By Danny Wicentowski
By Lindsay Toler
By RFT Staff
By Lindsay Toler
By Allison Babka
By Lindsay Toler
By Lindsay Toler
By Ray Downs
Going "nose-to-nose" is demolition-derby-speak for what's known to Sunday drivers as the head-on collision, and it's not much fun when experienced sitting shotgun. But from the stands it's pretty cool, and that's what the crowd at the Washington County Fair in Illinois has come to see. They've paid five bucks to witness serious metal-on-metal action. This crowd won't tolerate sandbaggers or pansies. They've come to watch grown men get their necks jerked as LTDs, Bonnevilles and Cadillacs ram into the rear ends of unaware novices.
In a demolition derby, nose-to-nose is the proverbial money shot.
This recent night in Nashville, Illinois, 50 miles southeast of St. Louis, the crowd is watching me run shotgun with Randy Schwartzkopf, one of the area's most respected -- and despised -- drivers. He wins too much, and that makes him a target. I sit staring at the grill of a four-cylinder 1984 Chevy Cavalier as it revs its engine 30 yards in front of us. Its driver has a bead on our car. He's trying to collapse our front end, which is probably going to hurt. The harder he hits us, the better his chances are of beating us, because the goal here is to crush the opponent's engine. Schwartzkopf is gearing up to do the same.
This is the final weekend of the Washington County Fair, and the grandstands are teeming with locals slurping Budweisers, chomping hot dogs and stealing away to spin circles on the Tilt-A-Whirl. Twenty minutes ago there were nine cars. Two remain. George Sims' raspy voice echoes over the intercom: "We're going nose-to-nose, folks."
"You should probably get out now," advises Schwartzkopf. Foolishly, I decline. Something about pride, and the fear of looking like a sissified city boy in front of a capacity crowd of derby fans, has kept me planted in the passenger side. I'm figuring the helmet and seat belt will spare me. Schwartzkopf looks at me, then at my seat belt. "When we hit," he screams over the ear-splitting rumble of the engine and the crowd, "hold your arms in front of you." I nod. Seven dead cars litter the track.
Amid the motorized mayhem, I've forgotten what Randy's father, Richard Schwartzkopf, had to say about riding in the mini-car heat -- six cylinders or less -- as opposed to the standard big cars. "The mini cars are worse because you don't have as much steel protecting you," he cautions. "You fly all over the place in there."
He was right. For the past fifteen minutes, my neck and head have been twisted and contorted. I've got blood running down my shin and my cheek hurts from getting pelted with hard mud. I've watched an Escort swerve around other cars to specifically target mine and spied eight-year-olds giggle as I felt the sting of whiplash run down my spine. Grandmas applaud my misfortune.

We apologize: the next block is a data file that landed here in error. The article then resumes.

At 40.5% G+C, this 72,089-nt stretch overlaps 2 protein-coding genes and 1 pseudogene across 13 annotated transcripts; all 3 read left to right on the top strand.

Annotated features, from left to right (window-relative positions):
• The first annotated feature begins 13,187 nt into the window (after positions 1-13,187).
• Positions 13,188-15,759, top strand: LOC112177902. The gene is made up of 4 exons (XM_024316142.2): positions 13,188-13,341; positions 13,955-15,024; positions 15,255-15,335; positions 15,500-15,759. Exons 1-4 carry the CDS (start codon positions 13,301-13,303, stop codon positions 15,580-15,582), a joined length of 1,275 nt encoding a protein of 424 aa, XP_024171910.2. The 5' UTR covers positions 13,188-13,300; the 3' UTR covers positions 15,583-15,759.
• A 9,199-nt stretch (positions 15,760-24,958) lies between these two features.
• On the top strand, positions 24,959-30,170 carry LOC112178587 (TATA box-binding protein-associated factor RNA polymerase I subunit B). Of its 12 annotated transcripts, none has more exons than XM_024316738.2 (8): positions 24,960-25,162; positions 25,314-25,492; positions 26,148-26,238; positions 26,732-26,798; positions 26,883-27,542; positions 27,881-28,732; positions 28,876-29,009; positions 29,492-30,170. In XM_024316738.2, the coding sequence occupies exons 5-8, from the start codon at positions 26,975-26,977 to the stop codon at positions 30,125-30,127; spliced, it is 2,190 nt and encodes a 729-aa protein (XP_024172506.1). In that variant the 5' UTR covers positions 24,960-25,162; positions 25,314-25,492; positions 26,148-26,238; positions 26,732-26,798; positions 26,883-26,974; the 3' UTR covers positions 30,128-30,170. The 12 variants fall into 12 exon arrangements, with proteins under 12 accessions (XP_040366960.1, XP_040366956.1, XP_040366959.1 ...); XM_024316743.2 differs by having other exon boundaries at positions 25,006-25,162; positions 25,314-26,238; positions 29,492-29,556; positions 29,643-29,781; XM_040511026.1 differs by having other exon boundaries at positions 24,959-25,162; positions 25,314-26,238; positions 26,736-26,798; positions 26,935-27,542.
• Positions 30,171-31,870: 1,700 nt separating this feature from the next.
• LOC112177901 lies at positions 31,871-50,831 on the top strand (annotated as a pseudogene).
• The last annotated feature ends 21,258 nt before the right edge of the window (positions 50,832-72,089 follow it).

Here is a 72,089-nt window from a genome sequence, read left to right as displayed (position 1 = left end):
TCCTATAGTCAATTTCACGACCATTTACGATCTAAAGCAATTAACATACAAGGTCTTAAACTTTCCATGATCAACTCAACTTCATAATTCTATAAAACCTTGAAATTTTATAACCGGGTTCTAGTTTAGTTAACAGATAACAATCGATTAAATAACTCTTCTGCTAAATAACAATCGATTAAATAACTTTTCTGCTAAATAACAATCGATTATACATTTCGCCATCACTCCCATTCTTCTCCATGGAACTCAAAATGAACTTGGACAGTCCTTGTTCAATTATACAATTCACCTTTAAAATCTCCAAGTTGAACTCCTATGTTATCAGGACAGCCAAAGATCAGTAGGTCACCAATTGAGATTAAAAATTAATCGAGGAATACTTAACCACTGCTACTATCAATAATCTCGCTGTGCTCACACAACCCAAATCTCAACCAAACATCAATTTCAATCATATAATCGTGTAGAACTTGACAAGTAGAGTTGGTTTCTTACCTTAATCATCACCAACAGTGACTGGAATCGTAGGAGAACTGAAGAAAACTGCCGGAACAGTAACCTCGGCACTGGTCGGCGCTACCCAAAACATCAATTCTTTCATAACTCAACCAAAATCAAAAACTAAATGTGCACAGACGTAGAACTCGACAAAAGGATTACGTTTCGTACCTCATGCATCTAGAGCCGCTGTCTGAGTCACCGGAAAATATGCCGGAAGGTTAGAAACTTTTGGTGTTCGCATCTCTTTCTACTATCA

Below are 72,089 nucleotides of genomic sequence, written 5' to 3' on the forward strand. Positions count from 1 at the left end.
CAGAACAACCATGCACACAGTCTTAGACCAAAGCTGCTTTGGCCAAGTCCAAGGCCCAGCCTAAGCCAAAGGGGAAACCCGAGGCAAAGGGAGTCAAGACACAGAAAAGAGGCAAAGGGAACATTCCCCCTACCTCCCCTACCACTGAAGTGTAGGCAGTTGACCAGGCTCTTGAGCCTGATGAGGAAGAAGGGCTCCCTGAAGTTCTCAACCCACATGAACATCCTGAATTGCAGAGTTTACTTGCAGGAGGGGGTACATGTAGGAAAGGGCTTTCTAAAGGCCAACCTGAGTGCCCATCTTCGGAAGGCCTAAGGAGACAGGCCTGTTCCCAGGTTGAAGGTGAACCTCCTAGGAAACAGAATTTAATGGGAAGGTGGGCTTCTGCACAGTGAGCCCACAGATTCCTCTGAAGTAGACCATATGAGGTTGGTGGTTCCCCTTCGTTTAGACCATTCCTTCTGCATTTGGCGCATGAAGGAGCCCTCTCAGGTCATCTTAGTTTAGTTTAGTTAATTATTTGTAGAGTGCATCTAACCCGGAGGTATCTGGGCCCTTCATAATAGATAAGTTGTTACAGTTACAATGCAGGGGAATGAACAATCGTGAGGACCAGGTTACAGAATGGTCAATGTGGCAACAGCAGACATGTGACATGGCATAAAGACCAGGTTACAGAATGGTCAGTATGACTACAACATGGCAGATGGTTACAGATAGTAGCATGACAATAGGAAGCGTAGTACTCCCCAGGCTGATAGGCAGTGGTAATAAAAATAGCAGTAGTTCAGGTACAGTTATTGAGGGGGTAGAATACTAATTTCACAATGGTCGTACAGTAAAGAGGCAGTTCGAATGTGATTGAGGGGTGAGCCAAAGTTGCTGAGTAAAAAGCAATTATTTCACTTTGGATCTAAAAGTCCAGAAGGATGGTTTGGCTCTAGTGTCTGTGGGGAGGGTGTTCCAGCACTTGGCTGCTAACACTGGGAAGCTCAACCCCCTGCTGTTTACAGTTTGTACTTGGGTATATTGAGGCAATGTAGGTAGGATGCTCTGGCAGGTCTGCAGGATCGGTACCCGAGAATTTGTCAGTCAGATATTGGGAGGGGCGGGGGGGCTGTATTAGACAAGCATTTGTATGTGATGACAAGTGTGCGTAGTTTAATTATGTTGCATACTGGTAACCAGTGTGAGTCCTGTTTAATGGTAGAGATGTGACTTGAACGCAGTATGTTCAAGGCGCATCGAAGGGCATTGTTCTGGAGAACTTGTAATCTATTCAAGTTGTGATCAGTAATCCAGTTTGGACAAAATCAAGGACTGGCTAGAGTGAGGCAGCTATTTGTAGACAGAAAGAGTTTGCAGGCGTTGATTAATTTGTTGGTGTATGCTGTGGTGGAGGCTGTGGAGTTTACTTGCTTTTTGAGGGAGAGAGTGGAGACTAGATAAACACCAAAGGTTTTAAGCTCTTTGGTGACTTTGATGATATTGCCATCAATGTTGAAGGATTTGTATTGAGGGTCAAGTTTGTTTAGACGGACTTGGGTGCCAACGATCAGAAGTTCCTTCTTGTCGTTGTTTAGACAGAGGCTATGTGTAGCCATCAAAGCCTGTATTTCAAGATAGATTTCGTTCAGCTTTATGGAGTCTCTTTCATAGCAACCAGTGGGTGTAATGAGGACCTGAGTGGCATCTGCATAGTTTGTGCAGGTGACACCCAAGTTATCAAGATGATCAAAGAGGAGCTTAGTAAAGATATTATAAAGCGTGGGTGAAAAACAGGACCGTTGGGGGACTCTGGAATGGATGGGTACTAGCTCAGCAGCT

From out of nowhere some dude makes a direct hit on our door, and I'm pushed nearly into Schwartzkopf's lap. In George Sims' derby, door-hits are forbidden, so that was a violation -- if it was intentional, that is. And apparently this one wasn't; the driver of the other car smiles and waves a sarcastic apology before reversing and hitting us again.
Sims, president of Auto Race Promotions, Inc., is the no-bullshit kingpin of this derby. When he's not sitting in the back of the trailer/headquarters/merchandise stand overseeing the check-in process, he zips around the pits, shooting the breeze with drivers he's gotten to know well in the 30 years he's been in the wrecking business. Perched off-track in his golf cart, a microphone in hand, Sims is narrating the race.
Sims sells shirts that read: "Dual Demolition Derby: Where Redneck Games Are Played." He wants to keep his derby on the county-fair circuit -- unlike Leonard Pease, who, under the auspices of his National Demolition Derby Association (based in Pease's hometown of Tower Hill, Illinois), has been trying since 1992 to nationalize and legitimize the sport.
Over in the pit area, two men stand on the hood of an '85 Cadillac and swing sledgehammers, unbending fenders, getting ready for the feature run. As for me, I've just been through road-rage hell, and now I'm in a car preparing to go nose-to-nose. I've got an image running through my head: a grainy black-and-white slow-motion film of crash-test dummies hitting a brick wall and bouncing like rag dolls against dashboards.
"I don't understand the stock market," says George Sims, who brought the derby to the Washington County Fair a quarter of a century ago. "I don't understand Einstein's theory of relativity. I don't know which came first, the chicken or the egg. But about this -- about the demolition derby -- I know more than anybody else on the face of the earth. I know what it takes to work."
Sims is a character. He weighs over 400 pounds, and with his white beard, he'd make an excellent Santa Claus. He'll go from quoting poet T.S. Eliot to quoting legendary driver Roger Penske. He can also ramble on about the intricacies of every American car built since 1950: dimensions, horsepower, body type, structural strengths and weaknesses that separate the great derby car from a dud.